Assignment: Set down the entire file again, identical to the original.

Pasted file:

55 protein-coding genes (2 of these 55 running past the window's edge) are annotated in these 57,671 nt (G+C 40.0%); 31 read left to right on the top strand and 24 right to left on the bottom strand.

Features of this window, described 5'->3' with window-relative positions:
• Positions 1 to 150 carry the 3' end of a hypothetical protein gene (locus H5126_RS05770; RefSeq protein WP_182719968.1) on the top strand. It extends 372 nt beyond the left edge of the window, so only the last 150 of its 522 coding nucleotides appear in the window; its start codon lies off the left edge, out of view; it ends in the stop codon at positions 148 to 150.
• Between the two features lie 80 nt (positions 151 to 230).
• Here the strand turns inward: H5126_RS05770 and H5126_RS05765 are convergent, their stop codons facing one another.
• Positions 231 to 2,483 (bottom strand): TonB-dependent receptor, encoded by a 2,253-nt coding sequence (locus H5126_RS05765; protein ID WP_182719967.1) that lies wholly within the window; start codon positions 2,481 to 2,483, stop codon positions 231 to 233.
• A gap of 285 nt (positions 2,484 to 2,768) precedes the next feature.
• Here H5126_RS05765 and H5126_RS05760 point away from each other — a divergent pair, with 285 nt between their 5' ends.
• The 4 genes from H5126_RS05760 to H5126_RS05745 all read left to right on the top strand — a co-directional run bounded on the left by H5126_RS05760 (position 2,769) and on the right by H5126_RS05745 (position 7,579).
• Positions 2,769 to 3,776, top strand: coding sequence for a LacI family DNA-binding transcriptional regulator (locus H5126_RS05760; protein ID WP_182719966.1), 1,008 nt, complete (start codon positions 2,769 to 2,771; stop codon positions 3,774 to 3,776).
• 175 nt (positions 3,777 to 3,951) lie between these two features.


55 protein-coding genes (2 of these 55 running past the window's edge) are annotated in these 57,671 nt (G+C 40.0%); 31 read left to right on the top strand and 24 right to left on the bottom strand.

Features of this window, described 5'->3' with window-relative positions:
• Positions 1 to 150 carry the 3' end of a hypothetical protein gene (locus H5126_RS05770; RefSeq protein WP_182719968.1) on the top strand. It extends 372 nt beyond the left edge of the window, so only the last 150 of its 522 coding nucleotides appear in the window; its start codon lies off the left edge, out of view; it ends in the stop codon at positions 148 to 150.
• Between the two features lie 80 nt (positions 151 to 230).
• Here the strand turns inward: H5126_RS05770 and H5126_RS05765 are convergent, their stop codons facing one another.
• Positions 231 to 2,483 (bottom strand): TonB-dependent receptor, encoded by a 2,253-nt coding sequence (locus H5126_RS05765; protein ID WP_182719967.1) that lies wholly within the window; start codon positions 2,481 to 2,483, stop codon positions 231 to 233.
• A gap of 285 nt (positions 2,484 to 2,768) precedes the next feature.
• Here H5126_RS05765 and H5126_RS05760 point away from each other — a divergent pair, with 285 nt between their 5' ends.
• The 4 genes from H5126_RS05760 to H5126_RS05745 all read left to right on the top strand — a co-directional run bounded on the left by H5126_RS05760 (position 2,769) and on the right by H5126_RS05745 (position 7,579).
• Positions 2,769 to 3,776, top strand: coding sequence for a LacI family DNA-binding transcriptional regulator (locus H5126_RS05760; protein ID WP_182719966.1), 1,008 nt, complete (start codon positions 2,769 to 2,771; stop codon positions 3,774 to 3,776).
• 175 nt (positions 3,777 to 3,951) lie between these two features.